Human Rights: Sometimes One Thought Too Many?

Jurisprudence 7 (1):111-126 (2016)
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It is commonly claimed, in the global justice literature, that global injustices are best characterised in terms of the violation or unfulfilment of human rights. I suggest that global justice theorists are overconfident on this point. For decolonising peoples, contemporary global injustice is likely to be characterised in terms drawn from local histories of injustice and the constellations of thick ethical concepts they contain. To make the point I describe how the Māori of New Zealand, who do not reject human rights, typically make no reference to human rights in political argument. I argue that the Māori are reasonable to consider human rights talk to be ‘one thought too many’, and the considerations that make this so typically apply in other postcolonial contexts of political activity.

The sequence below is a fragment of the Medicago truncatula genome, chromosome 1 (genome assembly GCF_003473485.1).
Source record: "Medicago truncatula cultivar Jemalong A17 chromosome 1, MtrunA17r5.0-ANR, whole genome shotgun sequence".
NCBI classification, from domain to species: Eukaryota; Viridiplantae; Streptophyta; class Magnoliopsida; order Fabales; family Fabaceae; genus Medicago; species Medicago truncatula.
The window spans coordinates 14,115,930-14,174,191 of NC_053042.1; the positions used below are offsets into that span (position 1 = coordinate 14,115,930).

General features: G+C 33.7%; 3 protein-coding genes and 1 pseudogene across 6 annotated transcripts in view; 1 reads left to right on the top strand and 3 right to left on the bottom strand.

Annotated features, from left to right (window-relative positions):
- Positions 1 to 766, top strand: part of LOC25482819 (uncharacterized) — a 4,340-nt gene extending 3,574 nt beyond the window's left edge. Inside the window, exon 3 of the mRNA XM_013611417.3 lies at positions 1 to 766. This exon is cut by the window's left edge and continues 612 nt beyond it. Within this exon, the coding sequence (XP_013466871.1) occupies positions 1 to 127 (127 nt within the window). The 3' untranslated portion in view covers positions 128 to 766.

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Simon Hope
University of Stirling

References found in this work

Justice and the priority of politics to morality.Andrea Sangiovanni - 2008 - Journal of Political Philosophy 16 (2):137–164.
I—Jonathan Wolff: The Demands of the Human Right to Health.Jonathan Wolff - 2012 - Aristotelian Society Supplementary Volume 86 (1):217-237.
Cosmopolitanism: a critique.David Miller - 2002 - Critical Review of International Social and Political Philosophy 5 (3):80-85.
Responses to the critics.Thomas Pogge - 2010 - In Alison M. Jaggar (ed.), Thomas Pogge and His Critics. Polity.

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